- Francis Reynaud is the priest. He tries to make Vianne and her daughter leave as he believes her shop inappropriate. He comes to believe that she is Satan's helper. He is fanatical and puritanical in his beliefs, due to the inspiration of Père Michel, his predecessor, and his troubled childhood. He has a strong sense of dignity, which might be mistaken for pride sometimes, an obsession with following the rules and believes himself superior in terms of moral strength and intellect as he observes with chagrined disdain in one of his confessions.
- Anouk Rocher, Vianne's daughter. She is a precocious child who has an imaginary friend, a rabbit called Pantoufle.
- Josephine Muscat is the wife of Paul-Marie Muscat. At the beginning of the book she is a silent fearful figure, the result of the incessant brutal treatment received at the hand of her husband. She starts to hope after Vianne offers her friendship, and finally she leaves her husband. Vianne offers her a job and residence at her chocolaterie, arguing that if she leaves the town, she'll never stop running. Under her guidance, Josephine transforms, becoming stronger, more self-confident and charming.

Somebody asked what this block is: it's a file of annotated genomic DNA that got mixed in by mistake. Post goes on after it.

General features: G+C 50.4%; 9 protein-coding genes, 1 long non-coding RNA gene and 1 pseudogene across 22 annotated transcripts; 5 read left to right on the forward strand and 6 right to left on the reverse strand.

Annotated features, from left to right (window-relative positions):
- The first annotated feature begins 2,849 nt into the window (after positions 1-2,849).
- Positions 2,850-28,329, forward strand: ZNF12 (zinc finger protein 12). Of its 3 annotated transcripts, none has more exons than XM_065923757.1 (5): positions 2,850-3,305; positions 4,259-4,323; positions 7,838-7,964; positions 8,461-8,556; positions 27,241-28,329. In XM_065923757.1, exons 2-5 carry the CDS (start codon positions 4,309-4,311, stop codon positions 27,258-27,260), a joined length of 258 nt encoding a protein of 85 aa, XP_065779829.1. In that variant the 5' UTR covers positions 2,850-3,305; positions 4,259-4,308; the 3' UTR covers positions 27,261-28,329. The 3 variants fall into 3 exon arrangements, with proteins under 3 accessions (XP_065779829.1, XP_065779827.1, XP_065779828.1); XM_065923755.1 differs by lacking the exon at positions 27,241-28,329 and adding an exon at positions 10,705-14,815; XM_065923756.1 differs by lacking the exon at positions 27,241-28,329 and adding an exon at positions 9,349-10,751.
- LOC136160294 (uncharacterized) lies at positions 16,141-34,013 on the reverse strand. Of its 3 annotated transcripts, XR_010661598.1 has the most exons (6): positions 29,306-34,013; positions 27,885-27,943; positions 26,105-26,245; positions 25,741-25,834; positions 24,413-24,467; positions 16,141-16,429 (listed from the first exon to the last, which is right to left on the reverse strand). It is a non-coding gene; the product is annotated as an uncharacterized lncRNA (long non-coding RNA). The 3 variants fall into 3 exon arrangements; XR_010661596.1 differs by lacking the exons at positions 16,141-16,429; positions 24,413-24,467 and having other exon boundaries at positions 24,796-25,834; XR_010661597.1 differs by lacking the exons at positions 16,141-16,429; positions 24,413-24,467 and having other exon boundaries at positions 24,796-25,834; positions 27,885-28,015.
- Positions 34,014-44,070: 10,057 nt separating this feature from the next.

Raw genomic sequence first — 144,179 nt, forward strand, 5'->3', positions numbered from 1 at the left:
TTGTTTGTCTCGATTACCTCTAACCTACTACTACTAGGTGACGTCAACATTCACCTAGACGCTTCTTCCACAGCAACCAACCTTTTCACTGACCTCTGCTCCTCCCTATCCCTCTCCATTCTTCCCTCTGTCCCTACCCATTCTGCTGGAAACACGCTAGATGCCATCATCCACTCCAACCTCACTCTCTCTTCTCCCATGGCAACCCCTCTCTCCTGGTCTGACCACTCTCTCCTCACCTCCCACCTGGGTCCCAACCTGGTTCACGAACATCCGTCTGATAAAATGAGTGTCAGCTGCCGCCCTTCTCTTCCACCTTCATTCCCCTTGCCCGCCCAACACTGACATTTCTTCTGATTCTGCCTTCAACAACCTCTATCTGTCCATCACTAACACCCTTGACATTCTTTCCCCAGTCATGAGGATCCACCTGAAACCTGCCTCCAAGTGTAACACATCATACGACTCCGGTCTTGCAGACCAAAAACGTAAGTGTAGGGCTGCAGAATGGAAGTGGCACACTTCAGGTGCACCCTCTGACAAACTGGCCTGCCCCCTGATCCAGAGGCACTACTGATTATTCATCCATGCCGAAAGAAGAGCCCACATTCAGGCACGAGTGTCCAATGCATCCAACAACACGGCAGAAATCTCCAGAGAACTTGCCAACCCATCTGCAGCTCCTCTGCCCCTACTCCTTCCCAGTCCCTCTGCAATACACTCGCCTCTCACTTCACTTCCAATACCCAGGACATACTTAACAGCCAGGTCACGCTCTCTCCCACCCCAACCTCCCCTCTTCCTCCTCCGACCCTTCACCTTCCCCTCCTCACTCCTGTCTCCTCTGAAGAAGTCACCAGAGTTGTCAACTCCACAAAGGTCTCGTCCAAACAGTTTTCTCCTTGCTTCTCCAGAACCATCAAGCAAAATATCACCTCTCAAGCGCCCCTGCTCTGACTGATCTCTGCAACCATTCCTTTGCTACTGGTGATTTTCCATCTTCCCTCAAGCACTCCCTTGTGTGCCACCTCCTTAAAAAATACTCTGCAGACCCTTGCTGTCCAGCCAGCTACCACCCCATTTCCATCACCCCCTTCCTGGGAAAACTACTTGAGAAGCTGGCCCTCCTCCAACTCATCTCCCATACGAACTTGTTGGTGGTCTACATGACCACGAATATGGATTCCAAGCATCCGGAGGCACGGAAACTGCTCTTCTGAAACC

- Paul-Marie Muscat married to Josephine, using her as his servant. He beats her often and he drinks too much. Under his father's guidance he developed a cruel personality that, coupled with his need for vengeance, made him incinerate Roux's boat.
- Armande Voizin, the mother of Caroline Clairmont, is the first to anticipate the changes Vianne's arrival would bring. She believes Vianne is also a witch, though Vianne doesn't agree with the word. They become friends, due to a similarity in personalities and the freedom of spirit they both share. Vianne helps Armande reconnect with her grandson, Luc, and Armande helps Vianne after one of Reynaud's strong sermons. She has a secret love of underwear and the poetry of Rimbaud. It is revealed that when she was a very good climber, she would often throw things at passers-by from the trees. She has a strong disdain for Reynaud and some of the villagers that follow him blindly, who she calls 'bible groupies'.